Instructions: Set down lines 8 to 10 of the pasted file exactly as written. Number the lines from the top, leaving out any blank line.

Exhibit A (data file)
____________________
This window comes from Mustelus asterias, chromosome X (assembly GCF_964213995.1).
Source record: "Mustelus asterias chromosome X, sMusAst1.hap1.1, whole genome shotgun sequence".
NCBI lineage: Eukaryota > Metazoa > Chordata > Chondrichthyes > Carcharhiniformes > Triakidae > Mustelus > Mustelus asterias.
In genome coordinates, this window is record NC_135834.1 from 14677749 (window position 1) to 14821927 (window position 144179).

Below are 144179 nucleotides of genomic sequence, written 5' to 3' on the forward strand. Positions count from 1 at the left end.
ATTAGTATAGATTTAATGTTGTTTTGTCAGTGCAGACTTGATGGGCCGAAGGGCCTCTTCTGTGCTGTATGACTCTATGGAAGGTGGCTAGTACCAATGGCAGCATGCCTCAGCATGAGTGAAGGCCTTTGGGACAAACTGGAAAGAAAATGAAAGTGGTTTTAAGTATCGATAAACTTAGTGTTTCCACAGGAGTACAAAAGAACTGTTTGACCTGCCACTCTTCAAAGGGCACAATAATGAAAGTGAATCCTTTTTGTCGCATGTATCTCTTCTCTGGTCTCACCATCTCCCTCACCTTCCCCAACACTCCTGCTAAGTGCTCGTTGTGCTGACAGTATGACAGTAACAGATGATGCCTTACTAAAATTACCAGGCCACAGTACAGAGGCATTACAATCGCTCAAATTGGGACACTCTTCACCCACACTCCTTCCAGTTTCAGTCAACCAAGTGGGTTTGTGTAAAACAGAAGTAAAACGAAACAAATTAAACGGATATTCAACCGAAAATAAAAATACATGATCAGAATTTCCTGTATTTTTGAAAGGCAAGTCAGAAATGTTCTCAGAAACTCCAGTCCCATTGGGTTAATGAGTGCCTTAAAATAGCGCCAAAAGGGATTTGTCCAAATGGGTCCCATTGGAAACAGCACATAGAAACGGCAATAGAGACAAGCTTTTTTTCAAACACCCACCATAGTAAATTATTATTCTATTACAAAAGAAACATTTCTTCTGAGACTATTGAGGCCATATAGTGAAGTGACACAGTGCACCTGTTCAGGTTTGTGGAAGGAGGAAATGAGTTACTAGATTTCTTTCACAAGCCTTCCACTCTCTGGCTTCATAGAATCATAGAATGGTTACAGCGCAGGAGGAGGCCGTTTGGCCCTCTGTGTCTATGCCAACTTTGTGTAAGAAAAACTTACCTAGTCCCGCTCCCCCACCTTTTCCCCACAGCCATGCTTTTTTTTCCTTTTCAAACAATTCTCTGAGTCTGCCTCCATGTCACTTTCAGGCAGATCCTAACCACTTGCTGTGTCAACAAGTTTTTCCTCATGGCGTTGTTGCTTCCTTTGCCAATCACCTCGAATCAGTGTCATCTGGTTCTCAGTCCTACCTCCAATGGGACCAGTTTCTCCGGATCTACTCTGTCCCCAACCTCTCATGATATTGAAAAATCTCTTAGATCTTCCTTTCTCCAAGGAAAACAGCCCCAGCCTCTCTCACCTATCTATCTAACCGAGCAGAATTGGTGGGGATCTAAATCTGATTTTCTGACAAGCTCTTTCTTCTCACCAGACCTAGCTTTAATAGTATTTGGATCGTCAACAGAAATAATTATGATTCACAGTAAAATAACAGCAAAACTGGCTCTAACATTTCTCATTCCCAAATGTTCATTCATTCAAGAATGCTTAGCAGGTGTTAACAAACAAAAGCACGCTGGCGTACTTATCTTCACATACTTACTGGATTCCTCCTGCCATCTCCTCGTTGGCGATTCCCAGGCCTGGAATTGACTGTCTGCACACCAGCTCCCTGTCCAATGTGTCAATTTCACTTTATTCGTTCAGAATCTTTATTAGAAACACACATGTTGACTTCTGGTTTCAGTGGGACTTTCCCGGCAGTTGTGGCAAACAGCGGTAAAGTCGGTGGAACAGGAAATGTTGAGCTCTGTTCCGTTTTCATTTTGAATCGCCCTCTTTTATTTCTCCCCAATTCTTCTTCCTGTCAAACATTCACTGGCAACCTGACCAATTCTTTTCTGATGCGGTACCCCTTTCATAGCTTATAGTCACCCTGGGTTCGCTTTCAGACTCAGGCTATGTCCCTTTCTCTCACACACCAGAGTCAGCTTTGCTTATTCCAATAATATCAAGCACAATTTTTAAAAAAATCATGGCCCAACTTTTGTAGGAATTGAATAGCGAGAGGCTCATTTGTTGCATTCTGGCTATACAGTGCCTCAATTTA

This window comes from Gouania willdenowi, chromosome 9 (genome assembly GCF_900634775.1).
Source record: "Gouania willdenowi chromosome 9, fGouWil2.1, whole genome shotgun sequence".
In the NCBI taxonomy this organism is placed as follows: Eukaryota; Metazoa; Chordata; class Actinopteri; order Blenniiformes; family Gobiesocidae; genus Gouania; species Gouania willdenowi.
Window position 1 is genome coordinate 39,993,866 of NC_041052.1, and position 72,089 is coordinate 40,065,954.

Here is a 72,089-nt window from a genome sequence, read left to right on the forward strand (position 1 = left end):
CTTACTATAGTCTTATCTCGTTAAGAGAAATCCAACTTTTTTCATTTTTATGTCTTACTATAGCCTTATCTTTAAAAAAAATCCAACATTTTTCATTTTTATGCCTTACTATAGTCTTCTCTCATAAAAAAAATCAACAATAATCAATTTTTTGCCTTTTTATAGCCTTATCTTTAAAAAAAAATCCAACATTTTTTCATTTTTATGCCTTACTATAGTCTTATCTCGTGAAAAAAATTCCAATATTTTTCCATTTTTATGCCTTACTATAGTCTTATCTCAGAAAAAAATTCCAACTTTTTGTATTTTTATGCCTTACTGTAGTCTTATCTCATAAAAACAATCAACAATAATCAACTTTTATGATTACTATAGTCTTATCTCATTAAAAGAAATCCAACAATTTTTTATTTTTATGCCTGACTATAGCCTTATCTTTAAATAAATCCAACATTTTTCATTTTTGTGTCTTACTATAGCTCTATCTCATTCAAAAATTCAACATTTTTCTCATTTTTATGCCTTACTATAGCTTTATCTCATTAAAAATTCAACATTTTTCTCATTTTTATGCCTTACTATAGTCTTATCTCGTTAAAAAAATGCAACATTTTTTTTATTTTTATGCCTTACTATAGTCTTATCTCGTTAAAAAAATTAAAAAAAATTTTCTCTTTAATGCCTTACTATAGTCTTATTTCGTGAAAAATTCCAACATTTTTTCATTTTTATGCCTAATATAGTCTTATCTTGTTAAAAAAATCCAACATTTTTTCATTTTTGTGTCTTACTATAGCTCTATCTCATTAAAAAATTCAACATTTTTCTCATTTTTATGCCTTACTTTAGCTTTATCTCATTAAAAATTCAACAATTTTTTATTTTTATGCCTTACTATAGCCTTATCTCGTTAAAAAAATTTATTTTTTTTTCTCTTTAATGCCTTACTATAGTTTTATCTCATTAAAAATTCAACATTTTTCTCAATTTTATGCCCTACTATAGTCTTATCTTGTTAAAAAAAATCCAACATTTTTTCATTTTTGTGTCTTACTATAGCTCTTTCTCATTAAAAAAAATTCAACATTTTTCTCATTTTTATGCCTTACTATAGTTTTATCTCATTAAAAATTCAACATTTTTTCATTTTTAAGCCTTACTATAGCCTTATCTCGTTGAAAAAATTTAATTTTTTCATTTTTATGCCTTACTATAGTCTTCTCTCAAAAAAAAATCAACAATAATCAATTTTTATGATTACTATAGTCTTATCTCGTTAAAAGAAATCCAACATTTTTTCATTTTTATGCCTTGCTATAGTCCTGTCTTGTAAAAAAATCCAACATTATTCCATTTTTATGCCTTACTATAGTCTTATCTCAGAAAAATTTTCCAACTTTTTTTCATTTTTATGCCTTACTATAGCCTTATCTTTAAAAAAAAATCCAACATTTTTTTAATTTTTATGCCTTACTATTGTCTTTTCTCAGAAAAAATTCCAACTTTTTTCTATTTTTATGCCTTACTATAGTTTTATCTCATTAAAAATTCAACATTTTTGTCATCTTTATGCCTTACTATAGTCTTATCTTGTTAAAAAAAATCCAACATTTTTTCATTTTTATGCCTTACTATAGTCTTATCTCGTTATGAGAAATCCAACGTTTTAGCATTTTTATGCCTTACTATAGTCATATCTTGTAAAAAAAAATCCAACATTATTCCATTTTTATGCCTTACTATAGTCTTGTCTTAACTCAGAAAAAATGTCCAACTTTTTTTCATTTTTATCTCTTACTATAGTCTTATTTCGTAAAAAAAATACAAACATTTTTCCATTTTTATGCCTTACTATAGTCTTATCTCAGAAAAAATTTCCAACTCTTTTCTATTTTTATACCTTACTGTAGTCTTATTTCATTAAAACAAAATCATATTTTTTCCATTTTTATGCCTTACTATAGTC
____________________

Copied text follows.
Source record: "Gouania willdenowi chromosome 9, fGouWil2.1, whole genome shotgun sequence".
In the NCBI taxonomy this organism is placed as follows: Eukaryota; Metazoa; Chordata; class Actinopteri; order Blenniiformes; family Gobiesocidae; genus Gouania; species Gouania willdenowi.
Window position 1 is genome coordinate 39,993,866 of NC_041052.1, and position 72,089 is coordinate 40,065,954.